The road to TED – part 3 – getting to work
December 14, 2011
by LIOR ZOREF @lior
(Link to the first part)
I have begun making a list of all that I would need to do till the event and I got scared..
So, I have decided to manage the process as I learned when managing projects – using a Gantt diagram.
Hoping I would succeed arranging all the tasks, starting with important things like constructing the presentation, things like logistics and flights and to the less important things such as what to wear.
This is how it looks:
I’ve decided to add a category which is named “inspiration” with a list of people I would love to talk to. The list is mainly of Israeli TED speakers, and the most popular TED speakers ever (I guess I will attempt a skype with them). Do you have any ideas who else I should meet?
Today an e-mail came in containing the detailed schedule for TED2012.
If I had thought it was just about presentations, I was wrong.
It begins with a Master Class and Speed Meetings with the different TED participants. Every night there is a party or a different Gala event, and at the end there is a Farewell Picnic.
When I’m invited to a Picnic I always ask what to bring with?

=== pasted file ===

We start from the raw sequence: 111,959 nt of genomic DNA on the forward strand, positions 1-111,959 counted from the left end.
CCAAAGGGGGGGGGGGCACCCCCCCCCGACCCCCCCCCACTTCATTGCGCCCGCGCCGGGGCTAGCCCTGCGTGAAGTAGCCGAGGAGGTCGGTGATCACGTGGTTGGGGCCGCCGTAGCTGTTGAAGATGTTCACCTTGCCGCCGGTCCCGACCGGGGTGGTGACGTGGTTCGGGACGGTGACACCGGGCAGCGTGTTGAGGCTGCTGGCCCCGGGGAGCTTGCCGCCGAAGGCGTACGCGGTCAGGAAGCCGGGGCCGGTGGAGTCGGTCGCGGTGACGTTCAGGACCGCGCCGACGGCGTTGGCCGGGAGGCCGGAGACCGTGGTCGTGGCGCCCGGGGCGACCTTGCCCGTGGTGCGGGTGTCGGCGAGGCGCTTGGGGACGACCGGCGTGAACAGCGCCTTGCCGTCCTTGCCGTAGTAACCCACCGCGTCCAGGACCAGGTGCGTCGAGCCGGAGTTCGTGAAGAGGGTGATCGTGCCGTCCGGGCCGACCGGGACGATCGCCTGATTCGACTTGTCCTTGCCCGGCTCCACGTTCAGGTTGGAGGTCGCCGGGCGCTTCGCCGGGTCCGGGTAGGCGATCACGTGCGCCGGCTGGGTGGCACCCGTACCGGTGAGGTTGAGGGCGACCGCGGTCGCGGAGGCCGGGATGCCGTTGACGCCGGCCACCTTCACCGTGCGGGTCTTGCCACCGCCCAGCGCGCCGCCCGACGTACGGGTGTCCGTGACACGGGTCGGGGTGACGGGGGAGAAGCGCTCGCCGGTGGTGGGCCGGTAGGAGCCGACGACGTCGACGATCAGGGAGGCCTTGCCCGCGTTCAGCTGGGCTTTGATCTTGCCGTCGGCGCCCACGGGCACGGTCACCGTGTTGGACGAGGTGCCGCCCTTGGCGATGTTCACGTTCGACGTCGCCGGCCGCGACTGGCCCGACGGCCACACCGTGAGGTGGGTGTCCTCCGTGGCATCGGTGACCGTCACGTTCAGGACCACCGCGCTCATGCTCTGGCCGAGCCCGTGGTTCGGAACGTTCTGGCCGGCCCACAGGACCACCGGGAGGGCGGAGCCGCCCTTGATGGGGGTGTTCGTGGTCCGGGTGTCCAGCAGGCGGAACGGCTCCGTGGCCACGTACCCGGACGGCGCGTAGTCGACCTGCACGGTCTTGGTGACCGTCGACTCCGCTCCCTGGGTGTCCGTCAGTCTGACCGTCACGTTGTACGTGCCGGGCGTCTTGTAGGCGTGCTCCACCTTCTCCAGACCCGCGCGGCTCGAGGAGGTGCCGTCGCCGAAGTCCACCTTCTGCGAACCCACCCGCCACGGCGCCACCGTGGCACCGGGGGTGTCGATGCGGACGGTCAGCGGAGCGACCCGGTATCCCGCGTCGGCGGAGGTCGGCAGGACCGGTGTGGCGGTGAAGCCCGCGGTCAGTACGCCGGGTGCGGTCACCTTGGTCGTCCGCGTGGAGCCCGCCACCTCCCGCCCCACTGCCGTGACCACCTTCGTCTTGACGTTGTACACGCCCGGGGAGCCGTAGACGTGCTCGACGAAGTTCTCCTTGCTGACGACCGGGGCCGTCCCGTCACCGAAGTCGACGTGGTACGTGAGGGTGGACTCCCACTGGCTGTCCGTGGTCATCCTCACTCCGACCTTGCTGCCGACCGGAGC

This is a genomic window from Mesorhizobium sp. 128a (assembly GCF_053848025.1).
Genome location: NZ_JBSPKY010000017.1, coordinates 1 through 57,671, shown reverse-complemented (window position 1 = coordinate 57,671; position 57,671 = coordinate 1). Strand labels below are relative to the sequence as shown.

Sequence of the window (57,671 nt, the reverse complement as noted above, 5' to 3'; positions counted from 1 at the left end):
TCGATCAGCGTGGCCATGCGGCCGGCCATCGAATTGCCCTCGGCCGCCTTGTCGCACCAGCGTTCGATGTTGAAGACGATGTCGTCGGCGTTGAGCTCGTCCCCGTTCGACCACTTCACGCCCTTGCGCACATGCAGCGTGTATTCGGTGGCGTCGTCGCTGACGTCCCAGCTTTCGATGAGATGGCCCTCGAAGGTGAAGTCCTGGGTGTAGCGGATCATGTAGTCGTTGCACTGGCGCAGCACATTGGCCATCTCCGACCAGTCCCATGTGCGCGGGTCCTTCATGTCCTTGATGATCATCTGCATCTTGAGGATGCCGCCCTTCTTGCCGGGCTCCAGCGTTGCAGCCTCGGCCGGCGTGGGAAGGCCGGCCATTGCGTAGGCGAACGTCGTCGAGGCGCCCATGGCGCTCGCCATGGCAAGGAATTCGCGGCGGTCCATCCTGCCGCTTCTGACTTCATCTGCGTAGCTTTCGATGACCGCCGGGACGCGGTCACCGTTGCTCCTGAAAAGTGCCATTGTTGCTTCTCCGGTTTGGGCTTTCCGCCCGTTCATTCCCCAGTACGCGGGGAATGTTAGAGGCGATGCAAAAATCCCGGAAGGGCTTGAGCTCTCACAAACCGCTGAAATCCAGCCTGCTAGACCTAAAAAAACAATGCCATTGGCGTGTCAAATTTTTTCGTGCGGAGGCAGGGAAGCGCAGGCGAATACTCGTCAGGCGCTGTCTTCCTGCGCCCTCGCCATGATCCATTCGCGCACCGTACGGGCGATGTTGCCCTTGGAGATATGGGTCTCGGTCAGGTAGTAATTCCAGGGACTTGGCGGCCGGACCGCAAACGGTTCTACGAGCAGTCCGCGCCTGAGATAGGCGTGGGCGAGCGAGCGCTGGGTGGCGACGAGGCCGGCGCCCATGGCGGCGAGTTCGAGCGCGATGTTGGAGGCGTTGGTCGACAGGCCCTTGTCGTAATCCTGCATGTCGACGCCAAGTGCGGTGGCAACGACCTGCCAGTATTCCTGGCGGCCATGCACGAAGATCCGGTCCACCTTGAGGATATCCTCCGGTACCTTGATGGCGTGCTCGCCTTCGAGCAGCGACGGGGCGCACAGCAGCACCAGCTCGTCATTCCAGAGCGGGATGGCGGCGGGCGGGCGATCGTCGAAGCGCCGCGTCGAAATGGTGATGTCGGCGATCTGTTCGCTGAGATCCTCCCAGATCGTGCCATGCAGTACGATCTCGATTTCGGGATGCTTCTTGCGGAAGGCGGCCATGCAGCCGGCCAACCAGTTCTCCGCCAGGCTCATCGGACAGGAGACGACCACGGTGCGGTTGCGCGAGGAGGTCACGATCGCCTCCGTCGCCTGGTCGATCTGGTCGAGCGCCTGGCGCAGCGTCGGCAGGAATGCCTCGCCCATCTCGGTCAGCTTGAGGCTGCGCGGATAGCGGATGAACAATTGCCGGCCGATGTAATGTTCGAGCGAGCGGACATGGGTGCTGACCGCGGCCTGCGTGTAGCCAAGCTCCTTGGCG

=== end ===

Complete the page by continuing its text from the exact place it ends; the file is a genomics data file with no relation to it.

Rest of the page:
This time I am bringing my brain. I hope that’s enough…
E-mails keep coming to my inbox… this time the title is “Speaker Art Project”.
“Inside out” is an art project which turns peoples identities to work of art (here’s a link to the project).
The project is lead by the French artist JR who has won TED’s annual award.
If you are interested in photography or want to see how art can make a real change, I would highly recommend watching his great TED talk:
Anyway, instead of a normal profile picture, the TED team asks each speaker to take a photo in light of this project and make a face that can be anything but the smile of a standard passport photo.
Here are a few samples:
At the end they write this:
“We’ll use these photos in the conference program guide and on giant posters around the conference venue.”
A huge poster with my face on it?
I guess someone should have taken my photo when I got this e-mail
I met the photographer Meir Pinto by chance, and I asked him if he would assist with the photo. He agreed immediately, and for that I thank him.
I will publish the photos soon, and I would love your help in choosing the photo to send abroad.